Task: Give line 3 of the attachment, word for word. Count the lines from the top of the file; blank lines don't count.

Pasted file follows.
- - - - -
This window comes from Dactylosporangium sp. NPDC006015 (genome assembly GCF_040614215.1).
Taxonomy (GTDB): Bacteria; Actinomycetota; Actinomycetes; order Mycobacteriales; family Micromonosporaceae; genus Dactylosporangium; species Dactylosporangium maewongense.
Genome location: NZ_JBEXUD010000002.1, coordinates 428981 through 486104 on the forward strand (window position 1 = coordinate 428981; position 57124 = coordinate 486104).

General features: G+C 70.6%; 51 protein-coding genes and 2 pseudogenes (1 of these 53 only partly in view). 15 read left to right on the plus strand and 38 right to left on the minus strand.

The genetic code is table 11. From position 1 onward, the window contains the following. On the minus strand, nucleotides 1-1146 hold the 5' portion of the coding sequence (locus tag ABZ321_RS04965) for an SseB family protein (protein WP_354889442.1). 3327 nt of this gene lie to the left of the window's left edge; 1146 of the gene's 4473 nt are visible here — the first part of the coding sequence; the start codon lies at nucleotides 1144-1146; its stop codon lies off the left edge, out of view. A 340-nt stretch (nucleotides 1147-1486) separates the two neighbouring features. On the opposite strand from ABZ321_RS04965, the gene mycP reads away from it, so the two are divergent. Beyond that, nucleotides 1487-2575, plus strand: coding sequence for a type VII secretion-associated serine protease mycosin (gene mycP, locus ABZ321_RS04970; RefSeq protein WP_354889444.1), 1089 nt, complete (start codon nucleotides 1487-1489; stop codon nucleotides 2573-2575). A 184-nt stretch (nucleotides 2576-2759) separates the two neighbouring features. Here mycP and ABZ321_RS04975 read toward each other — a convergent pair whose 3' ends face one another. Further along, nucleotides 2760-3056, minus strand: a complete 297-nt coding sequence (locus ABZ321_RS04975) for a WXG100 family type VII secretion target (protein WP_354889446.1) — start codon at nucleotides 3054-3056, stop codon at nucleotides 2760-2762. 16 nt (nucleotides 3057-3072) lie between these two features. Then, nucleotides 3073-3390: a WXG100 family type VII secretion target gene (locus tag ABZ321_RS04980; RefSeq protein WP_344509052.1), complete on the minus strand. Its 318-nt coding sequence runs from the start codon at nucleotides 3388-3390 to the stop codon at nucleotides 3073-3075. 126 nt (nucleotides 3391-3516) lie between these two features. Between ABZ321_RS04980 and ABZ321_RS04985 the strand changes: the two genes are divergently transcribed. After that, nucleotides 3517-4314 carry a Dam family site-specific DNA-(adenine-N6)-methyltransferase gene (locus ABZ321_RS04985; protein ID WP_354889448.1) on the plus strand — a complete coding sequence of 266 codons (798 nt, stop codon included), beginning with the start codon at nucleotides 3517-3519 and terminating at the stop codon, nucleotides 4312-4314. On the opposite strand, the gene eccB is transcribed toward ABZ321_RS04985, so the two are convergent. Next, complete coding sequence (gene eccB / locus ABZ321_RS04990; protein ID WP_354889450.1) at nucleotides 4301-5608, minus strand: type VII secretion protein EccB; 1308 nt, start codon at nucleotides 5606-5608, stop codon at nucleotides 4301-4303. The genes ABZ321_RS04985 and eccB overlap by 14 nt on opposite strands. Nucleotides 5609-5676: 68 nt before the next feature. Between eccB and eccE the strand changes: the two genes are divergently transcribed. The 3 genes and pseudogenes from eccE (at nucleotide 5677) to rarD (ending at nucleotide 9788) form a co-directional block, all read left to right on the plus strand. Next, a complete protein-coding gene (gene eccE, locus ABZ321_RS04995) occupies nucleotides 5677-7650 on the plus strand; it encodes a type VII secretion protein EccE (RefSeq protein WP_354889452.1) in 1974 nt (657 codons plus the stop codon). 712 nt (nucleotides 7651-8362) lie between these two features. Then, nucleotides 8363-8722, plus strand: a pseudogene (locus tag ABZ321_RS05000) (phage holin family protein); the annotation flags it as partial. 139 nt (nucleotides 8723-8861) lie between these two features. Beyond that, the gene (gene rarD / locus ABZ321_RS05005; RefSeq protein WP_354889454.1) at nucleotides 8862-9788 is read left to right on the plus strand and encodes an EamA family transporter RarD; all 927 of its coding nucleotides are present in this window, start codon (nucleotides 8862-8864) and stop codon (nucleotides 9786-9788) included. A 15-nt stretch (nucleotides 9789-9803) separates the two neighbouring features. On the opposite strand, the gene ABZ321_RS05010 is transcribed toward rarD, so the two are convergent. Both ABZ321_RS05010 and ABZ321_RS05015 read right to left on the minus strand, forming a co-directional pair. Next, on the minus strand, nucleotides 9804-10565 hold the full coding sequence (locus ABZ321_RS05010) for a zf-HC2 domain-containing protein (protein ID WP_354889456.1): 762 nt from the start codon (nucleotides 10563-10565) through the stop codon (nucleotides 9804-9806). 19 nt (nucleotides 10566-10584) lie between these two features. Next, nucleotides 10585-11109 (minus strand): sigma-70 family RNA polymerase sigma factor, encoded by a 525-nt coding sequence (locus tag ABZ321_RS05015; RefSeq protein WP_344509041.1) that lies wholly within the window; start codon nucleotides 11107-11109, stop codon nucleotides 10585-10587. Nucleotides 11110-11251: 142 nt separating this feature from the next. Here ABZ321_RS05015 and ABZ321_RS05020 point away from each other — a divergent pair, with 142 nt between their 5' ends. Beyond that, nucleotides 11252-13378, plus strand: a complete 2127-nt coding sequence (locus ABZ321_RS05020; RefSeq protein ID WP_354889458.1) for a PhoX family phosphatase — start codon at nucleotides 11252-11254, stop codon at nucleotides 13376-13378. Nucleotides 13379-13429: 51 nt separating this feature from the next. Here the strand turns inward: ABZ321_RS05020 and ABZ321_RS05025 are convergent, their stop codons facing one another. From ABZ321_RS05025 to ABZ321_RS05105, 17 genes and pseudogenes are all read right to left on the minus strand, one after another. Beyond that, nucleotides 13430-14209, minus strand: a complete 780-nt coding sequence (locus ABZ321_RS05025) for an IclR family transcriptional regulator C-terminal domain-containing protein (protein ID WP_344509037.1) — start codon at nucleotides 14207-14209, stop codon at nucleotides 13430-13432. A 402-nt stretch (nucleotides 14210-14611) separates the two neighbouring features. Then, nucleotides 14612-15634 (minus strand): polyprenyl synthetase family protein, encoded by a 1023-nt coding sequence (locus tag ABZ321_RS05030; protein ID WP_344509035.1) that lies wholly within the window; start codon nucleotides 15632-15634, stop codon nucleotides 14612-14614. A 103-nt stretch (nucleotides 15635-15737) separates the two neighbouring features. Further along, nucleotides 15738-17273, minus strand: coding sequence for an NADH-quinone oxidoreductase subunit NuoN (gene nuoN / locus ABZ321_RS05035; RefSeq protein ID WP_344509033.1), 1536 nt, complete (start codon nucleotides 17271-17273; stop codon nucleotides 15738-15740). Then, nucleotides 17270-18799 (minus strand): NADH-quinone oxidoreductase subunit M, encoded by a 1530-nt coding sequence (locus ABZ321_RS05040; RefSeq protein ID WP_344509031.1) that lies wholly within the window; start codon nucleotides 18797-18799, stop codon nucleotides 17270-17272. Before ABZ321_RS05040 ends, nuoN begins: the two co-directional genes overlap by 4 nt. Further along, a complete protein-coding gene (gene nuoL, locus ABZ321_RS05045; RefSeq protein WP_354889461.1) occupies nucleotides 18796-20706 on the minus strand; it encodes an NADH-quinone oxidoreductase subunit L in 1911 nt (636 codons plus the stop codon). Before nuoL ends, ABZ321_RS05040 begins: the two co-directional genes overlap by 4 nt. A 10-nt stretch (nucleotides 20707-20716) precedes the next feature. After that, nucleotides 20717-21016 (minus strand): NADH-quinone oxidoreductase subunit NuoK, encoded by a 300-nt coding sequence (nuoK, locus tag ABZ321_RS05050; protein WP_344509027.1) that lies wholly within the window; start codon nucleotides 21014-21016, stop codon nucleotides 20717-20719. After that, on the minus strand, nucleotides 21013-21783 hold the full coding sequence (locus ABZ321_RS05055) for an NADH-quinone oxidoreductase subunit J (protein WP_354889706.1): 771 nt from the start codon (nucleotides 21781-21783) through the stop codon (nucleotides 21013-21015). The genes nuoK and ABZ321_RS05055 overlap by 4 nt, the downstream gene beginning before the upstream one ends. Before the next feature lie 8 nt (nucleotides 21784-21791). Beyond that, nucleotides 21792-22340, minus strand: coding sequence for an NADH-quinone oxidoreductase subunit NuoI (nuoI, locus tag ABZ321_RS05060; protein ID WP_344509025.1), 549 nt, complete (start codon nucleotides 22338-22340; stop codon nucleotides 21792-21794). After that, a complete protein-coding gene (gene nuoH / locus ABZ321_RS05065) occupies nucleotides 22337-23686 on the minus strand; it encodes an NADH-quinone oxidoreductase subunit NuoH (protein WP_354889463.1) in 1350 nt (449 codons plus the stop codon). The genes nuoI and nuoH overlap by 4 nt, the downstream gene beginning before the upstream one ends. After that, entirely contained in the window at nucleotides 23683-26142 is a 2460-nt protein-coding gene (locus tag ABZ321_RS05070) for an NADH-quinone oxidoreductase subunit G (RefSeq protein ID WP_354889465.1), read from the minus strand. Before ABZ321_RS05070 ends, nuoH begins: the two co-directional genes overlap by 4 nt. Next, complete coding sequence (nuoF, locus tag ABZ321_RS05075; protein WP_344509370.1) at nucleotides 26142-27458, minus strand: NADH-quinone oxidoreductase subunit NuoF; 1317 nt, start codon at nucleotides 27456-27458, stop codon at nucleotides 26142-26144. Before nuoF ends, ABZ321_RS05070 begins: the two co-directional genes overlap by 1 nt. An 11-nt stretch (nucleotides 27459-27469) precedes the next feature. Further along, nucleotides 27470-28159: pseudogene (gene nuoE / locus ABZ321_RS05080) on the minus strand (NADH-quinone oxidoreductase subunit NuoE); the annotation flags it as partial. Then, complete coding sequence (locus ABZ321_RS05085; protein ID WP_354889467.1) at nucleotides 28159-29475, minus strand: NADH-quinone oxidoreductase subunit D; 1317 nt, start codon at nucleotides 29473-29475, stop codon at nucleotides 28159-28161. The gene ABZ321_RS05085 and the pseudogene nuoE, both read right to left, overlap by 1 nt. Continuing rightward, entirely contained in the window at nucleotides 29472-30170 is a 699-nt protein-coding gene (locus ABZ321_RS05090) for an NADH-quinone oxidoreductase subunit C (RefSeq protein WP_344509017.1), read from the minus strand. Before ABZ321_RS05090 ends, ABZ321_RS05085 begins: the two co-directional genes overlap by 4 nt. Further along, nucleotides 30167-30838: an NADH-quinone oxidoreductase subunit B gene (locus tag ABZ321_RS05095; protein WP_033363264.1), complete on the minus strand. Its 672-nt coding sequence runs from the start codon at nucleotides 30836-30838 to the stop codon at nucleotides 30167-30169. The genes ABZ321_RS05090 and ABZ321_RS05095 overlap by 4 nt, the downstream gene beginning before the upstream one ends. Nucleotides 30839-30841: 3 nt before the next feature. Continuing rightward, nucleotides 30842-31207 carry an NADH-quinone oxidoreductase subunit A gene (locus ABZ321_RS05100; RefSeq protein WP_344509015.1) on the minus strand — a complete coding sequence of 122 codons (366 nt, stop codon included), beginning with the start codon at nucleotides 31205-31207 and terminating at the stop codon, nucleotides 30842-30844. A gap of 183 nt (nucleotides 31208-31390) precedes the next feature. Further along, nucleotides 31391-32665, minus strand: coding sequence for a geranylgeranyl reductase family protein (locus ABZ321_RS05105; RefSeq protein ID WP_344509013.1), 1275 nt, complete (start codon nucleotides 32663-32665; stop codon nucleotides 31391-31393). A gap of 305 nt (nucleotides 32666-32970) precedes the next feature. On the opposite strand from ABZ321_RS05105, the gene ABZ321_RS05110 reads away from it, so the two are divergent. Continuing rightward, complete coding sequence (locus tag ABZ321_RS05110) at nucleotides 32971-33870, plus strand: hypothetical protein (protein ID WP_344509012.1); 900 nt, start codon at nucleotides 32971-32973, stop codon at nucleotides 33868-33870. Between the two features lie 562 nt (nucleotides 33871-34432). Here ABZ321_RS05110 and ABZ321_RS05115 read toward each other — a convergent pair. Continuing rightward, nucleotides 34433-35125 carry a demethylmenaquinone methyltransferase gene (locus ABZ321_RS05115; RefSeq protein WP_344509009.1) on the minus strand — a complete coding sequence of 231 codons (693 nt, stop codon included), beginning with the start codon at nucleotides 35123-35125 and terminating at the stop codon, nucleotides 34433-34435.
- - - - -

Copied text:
Genome location: NZ_JBEXUD010000002.1, coordinates 428981 through 486104 on the forward strand (window position 1 = coordinate 428981; position 57124 = coordinate 486104).